Microsoft and Amazon Facing Facial Recognition Privacy Lawsuits
Written by AskTheLawyers.com™
Amazon and Microsoft are facing nearly identical lawsuits regarding allegations that these companies are unlawfully collecting biometric data to improve their technology’s facial recognition software. These are not the first nor are they expected to be the last of the big-tech privacy lawsuits cropping up in recent months.
Facial recognition uses artificial intelligence to identify users based on biometric data.
According to the order granting the lawsuit motion to continue against Amazon, facial recognition software uses computer artificial intelligence and machine learning algorithms to “detect, recognize, verify, and understand characteristics of humans’ faces.” However, just as humans need practice to perfect a new skill, the software needs to be fed an array of faces in order to improve its accuracy. This need for diversified collections of photos documenting people’s faces resulted in Yahoo! compiling a dataset out of images uploaded to photo-sharing site Flickr by everyday users; this dataset was reportedly made available to the public for the purpose of improving facial recognition technology.
Out of this dataset, IBM then selected one million images to create a new dataset titled Diversity in Faces, “in an effort to reduce bias in facial recognition.” The images in this collection were analyzed for features such as “facial geometry... craniofacial distances, areas and ratios, facial symmetry and contrast, skin color, age and gender predictions”. This final dataset was then made available to other companies like Amazon and Microsoft looking to improve their facial recognition software for different technologies.
Plaintiffs were allegedly not informed that their photos would be used in this way.
The alleged privacy violations occur in that the Flickr users whose photos were uploaded into Amazon’s facial recognition program were not informed. Amazon and Microsoft allegedly made no effort to inform or obtain permission from the plaintiffs whose personal photos made up the bulk of the facial recognition database. It should also be noted that, according to the complaint against Amazon, “Those with the dataset, and the corresponding information, could ‘identify the Flickr user who uploaded the photograph,’ ‘view the Flickr user’s homepage,’ and ‘view each photograph’s metadata, including any available [information] relating to where the photograph was taken or uploaded.’” The plaintiffs argue that this constitutes a significant invasion of privacy, especially to occur on such a grand scale without the awareness of so many plaintiffs.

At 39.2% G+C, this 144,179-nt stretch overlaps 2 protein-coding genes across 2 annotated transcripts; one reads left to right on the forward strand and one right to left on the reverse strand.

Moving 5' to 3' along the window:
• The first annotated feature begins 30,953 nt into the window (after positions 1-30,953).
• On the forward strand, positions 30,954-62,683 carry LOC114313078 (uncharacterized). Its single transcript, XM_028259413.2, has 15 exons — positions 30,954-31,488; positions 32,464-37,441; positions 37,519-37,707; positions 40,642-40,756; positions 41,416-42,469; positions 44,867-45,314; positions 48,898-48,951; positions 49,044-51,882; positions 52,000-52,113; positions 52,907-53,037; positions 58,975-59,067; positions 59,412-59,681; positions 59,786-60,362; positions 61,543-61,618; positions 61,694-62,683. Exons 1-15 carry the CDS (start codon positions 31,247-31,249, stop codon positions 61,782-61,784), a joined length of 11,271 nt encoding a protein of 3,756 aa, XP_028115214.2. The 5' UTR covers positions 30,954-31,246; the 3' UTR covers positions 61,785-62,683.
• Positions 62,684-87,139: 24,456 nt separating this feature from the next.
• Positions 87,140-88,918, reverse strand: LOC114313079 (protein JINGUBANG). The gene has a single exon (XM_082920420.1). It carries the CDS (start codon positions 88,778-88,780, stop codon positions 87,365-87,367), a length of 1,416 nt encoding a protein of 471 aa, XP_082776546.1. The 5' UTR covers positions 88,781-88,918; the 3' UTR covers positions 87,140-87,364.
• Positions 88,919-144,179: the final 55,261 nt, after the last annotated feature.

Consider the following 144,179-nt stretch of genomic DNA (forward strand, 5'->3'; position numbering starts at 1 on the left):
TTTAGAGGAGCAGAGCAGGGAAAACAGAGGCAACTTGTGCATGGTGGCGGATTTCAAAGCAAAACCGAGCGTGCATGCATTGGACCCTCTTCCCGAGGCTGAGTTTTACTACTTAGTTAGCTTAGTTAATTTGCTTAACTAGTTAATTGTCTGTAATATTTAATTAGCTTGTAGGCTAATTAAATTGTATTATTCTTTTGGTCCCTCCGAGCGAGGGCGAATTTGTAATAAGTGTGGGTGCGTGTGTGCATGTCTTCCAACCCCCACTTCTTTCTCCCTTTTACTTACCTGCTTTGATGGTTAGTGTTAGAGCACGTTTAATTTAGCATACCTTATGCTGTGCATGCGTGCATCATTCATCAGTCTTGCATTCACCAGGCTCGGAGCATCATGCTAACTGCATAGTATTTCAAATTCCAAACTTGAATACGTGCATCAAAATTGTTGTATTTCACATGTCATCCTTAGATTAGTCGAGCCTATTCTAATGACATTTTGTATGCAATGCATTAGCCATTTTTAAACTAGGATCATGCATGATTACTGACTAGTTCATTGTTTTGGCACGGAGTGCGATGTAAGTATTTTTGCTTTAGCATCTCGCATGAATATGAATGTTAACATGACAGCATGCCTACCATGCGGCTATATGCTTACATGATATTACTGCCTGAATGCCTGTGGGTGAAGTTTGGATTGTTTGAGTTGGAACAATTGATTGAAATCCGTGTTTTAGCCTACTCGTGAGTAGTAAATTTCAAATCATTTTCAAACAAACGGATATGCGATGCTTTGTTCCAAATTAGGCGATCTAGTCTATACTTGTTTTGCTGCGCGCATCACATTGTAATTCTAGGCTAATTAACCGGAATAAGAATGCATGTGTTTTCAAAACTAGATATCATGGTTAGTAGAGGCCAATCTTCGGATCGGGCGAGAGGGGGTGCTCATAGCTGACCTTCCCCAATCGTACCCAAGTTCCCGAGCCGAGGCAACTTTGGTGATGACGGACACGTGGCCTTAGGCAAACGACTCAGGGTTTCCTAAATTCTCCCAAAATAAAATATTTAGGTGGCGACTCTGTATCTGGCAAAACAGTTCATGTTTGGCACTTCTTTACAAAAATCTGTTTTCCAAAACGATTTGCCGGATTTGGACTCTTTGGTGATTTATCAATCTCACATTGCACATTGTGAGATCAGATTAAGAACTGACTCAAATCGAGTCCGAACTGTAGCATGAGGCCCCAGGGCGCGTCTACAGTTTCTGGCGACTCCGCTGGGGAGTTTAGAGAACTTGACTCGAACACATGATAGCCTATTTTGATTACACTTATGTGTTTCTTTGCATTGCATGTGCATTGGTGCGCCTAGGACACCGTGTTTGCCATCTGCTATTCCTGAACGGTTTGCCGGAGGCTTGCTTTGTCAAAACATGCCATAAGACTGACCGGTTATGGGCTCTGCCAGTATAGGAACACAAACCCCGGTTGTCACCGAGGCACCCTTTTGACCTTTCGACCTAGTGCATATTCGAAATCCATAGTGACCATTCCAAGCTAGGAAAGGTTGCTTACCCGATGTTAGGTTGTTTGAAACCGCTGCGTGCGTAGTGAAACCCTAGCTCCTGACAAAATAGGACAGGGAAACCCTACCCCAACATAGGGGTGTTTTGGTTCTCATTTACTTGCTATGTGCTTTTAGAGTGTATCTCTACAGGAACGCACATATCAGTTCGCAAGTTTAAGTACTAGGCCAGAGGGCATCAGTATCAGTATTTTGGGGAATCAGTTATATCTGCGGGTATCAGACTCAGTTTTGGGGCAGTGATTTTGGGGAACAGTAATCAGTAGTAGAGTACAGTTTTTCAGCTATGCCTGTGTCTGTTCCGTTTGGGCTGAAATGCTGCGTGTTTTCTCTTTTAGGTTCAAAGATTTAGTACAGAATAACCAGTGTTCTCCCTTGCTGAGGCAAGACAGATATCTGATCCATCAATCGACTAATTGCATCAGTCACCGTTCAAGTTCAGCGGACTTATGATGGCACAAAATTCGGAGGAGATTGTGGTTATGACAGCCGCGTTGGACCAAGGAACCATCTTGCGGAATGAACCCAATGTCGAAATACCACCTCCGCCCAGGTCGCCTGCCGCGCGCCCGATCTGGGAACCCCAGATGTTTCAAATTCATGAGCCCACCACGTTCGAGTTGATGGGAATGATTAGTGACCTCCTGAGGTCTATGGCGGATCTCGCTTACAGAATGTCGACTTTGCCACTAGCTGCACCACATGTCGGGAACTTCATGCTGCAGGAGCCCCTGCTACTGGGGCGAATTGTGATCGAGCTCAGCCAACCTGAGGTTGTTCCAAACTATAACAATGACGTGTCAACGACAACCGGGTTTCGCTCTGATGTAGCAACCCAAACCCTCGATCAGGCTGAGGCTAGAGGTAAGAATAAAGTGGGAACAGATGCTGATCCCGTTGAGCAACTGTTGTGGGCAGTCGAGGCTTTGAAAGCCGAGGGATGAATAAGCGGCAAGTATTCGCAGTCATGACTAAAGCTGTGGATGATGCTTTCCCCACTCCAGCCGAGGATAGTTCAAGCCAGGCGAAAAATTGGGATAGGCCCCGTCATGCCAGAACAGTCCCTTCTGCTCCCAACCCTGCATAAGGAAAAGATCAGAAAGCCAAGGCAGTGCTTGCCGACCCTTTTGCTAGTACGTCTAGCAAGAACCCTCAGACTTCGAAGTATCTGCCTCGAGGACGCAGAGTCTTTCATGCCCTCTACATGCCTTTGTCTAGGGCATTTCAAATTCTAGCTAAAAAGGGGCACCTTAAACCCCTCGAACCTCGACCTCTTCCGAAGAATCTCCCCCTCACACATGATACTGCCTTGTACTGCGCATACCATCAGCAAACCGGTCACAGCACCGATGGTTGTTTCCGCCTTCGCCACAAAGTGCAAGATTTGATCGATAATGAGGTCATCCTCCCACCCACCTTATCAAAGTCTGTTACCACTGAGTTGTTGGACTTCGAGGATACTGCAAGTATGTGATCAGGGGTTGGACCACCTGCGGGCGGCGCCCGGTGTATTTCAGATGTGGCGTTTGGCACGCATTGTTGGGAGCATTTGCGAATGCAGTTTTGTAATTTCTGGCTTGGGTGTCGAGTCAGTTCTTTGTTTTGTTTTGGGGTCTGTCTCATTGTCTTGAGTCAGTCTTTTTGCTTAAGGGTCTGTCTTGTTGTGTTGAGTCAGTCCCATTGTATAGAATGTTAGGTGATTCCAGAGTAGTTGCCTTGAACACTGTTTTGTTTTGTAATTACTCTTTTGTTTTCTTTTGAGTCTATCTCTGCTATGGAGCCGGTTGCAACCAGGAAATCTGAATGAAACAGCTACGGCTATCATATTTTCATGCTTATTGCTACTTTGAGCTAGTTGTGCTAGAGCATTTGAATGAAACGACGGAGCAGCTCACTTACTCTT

These lawsuits allege that the defendants violated Illinois’s Biometric Information Privacy Act.
Currently, only a few states have laws regarding biometric data usage; Illinois in particular has expansive standards set forth in the state’s Biometric Information Privacy Act (BIPA). BIPA prohibits companies from collecting and obtaining biometric data without obtaining a written release from the subject(s), as well as prohibiting individuals from unlawfully profiting from subjects’ biometric data.
Amazon tried to have the lawsuit dismissed by pointing out that BIPA is only intended to cover transactions that occur in Illinois; while the court agreed that this was true, with the complications presented by internet transactions, this was not considered enough of a reason to dismiss the case. Plaintiffs in these lawsuits are seeking $5,000 per BIPA violation as well as an injunction preventing the tech giants from engaging in similar conduct in the future.